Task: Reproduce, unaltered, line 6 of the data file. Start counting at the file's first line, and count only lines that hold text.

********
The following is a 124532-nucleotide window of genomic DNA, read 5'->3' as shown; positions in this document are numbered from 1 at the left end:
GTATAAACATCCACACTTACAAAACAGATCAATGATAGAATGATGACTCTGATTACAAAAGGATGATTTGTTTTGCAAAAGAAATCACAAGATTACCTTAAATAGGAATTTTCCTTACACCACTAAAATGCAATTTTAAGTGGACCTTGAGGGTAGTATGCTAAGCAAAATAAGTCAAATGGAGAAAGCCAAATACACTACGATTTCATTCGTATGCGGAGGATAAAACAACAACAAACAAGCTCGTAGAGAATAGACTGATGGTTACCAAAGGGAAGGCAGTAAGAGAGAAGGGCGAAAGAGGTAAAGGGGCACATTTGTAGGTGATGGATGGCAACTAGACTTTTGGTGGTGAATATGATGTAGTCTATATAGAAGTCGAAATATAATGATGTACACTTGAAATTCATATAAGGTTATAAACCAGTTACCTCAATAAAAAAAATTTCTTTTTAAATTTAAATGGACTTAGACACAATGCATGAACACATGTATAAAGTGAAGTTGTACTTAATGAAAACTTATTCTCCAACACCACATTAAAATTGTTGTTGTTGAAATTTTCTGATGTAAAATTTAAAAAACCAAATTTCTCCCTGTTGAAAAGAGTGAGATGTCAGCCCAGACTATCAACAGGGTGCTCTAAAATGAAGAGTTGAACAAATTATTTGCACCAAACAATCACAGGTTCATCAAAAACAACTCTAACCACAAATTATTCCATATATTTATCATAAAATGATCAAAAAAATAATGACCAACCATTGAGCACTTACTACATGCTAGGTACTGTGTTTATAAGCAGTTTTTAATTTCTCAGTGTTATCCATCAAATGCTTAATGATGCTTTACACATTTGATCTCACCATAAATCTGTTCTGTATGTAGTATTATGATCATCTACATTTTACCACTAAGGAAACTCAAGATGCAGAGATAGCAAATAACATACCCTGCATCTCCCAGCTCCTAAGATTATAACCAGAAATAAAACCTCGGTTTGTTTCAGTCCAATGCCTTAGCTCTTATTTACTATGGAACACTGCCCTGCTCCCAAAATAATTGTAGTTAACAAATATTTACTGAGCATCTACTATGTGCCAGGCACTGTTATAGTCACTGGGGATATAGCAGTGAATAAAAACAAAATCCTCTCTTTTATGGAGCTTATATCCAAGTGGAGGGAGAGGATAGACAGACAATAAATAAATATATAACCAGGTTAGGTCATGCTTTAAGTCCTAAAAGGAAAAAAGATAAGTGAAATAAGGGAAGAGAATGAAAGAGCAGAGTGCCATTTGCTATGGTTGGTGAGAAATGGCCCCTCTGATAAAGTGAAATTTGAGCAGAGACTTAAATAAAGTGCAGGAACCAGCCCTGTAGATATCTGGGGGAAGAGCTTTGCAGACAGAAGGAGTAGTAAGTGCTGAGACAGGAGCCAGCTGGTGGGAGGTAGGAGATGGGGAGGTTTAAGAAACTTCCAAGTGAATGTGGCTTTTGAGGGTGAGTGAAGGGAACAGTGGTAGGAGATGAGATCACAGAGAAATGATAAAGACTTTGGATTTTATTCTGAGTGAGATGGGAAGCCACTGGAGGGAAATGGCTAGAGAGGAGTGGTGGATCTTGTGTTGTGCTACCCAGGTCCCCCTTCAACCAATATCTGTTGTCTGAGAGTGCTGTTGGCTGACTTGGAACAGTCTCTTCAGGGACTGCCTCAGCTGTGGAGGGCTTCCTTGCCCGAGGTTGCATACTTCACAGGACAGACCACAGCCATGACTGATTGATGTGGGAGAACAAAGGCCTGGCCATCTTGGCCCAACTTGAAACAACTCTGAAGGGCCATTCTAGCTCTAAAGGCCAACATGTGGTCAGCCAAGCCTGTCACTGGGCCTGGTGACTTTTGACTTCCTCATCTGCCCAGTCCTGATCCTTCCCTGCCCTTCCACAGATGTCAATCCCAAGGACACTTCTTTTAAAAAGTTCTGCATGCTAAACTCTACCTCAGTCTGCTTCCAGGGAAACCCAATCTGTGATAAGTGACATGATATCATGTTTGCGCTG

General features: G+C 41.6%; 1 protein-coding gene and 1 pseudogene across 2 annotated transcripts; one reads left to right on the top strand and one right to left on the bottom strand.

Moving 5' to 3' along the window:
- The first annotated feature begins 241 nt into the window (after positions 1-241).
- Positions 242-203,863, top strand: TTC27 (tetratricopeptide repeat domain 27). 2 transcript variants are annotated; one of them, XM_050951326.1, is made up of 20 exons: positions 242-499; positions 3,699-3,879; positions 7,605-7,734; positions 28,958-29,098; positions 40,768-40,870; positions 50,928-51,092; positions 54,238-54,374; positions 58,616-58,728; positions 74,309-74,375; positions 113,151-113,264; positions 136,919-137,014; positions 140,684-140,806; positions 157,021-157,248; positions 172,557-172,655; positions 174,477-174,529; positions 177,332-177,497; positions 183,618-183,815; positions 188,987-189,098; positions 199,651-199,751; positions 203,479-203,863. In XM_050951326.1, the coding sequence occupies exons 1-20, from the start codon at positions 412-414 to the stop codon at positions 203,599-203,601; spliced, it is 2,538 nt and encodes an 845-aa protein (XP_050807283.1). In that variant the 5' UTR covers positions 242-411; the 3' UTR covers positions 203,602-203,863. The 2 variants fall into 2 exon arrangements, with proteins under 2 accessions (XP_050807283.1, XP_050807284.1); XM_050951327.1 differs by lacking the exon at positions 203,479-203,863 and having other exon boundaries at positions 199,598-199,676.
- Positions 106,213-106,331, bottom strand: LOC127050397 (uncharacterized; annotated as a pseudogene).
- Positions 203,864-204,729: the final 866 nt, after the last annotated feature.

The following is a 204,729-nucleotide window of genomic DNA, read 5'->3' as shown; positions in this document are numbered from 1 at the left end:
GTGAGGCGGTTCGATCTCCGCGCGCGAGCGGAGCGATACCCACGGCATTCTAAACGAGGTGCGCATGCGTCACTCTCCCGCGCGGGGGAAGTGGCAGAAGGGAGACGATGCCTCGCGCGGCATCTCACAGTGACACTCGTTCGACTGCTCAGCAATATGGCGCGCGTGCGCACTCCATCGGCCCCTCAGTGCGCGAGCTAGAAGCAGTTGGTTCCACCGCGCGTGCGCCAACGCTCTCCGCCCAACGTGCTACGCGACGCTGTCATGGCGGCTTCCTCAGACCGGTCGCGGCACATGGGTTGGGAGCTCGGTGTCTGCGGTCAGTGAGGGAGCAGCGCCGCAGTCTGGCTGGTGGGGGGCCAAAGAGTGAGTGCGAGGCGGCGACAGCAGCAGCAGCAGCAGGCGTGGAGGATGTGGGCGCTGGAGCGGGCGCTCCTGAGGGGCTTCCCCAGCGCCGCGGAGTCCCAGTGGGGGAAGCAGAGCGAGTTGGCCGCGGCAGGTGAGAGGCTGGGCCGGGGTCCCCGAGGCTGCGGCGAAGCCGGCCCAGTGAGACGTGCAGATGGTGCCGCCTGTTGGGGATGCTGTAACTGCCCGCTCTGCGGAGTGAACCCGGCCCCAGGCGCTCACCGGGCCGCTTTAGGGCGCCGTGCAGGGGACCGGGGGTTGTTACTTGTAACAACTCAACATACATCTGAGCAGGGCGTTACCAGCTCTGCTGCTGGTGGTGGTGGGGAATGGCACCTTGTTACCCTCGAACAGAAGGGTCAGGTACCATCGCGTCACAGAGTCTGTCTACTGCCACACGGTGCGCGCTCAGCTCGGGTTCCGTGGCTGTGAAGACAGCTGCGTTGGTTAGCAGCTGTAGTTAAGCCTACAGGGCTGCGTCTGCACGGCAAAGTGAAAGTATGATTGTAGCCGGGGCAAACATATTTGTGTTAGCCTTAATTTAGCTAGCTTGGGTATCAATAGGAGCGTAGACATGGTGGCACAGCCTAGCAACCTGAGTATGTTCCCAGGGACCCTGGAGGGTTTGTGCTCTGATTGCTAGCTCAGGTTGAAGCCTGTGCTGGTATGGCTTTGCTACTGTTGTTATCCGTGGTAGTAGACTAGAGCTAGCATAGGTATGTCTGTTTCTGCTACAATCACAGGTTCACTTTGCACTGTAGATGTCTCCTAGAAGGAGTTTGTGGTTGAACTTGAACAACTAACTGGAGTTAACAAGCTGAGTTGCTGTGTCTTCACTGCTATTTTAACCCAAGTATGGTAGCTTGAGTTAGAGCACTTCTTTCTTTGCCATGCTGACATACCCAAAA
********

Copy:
- Positions 242-203,863, top strand: TTC27 (tetratricopeptide repeat domain 27). 2 transcript variants are annotated; one of them, XM_050951326.1, is made up of 20 exons: positions 242-499; positions 3,699-3,879; positions 7,605-7,734; positions 28,958-29,098; positions 40,768-40,870; positions 50,928-51,092; positions 54,238-54,374; positions 58,616-58,728; positions 74,309-74,375; positions 113,151-113,264; positions 136,919-137,014; positions 140,684-140,806; positions 157,021-157,248; positions 172,557-172,655; positions 174,477-174,529; positions 177,332-177,497; positions 183,618-183,815; positions 188,987-189,098; positions 199,651-199,751; positions 203,479-203,863. In XM_050951326.1, the coding sequence occupies exons 1-20, from the start codon at positions 412-414 to the stop codon at positions 203,599-203,601; spliced, it is 2,538 nt and encodes an 845-aa protein (XP_050807283.1). In that variant the 5' UTR covers positions 242-411; the 3' UTR covers positions 203,602-203,863. The 2 variants fall into 2 exon arrangements, with proteins under 2 accessions (XP_050807283.1, XP_050807284.1); XM_050951327.1 differs by lacking the exon at positions 203,479-203,863 and having other exon boundaries at positions 199,598-199,676.